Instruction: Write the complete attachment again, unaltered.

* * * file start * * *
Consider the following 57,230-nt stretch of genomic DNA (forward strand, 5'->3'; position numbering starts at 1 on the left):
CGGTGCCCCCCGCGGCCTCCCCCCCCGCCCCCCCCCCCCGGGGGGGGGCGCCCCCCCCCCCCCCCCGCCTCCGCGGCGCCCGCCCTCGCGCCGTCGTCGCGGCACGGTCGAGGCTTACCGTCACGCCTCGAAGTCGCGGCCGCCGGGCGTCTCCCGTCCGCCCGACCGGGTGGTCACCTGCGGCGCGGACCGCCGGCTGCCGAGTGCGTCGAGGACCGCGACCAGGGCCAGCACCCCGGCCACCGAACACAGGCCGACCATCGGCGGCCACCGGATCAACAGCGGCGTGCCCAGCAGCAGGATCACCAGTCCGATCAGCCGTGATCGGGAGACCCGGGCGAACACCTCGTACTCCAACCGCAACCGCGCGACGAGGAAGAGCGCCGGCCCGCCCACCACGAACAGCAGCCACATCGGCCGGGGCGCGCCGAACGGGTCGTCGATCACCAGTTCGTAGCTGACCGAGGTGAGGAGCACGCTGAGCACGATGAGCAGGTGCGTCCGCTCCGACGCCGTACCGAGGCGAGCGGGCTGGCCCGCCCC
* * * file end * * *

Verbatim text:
Consider the following 57,230-nt stretch of genomic DNA (forward strand, 5'->3'; position numbering starts at 1 on the left):
CGGTGCCCCCCGCGGCCTCCCCCCCCGCCCCCCCCCCCCGGGGGGGGGCGCCCCCCCCCCCCCCCCGCCTCCGCGGCGCCCGCCCTCGCGCCGTCGTCGCGGCACGGTCGAGGCTTACCGTCACGCCTCGAAGTCGCGGCCGCCGGGCGTCTCCCGTCCGCCCGACCGGGTGGTCACCTGCGGCGCGGACCGCCGGCTGCCGAGTGCGTCGAGGACCGCGACCAGGGCCAGCACCCCGGCCACCGAACACAGGCCGACCATCGGCGGCCACCGGATCAACAGCGGCGTGCCCAGCAGCAGGATCACCAGTCCGATCAGCCGTGATCGGGAGACCCGGGCGAACACCTCGTACTCCAACCGCAACCGCGCGACGAGGAAGAGCGCCGGCCCGCCCACCACGAACAGCAGCCACATCGGCCGGGGCGCGCCGAACGGGTCGTCGATCACCAGTTCGTAGCTGACCGAGGTGAGGAGCACGCTGAGCACGATGAGCAGGTGCGTCCGCTCCGACGCCGTACCGAGGCGAGCGGGCTGGCCCGCCCC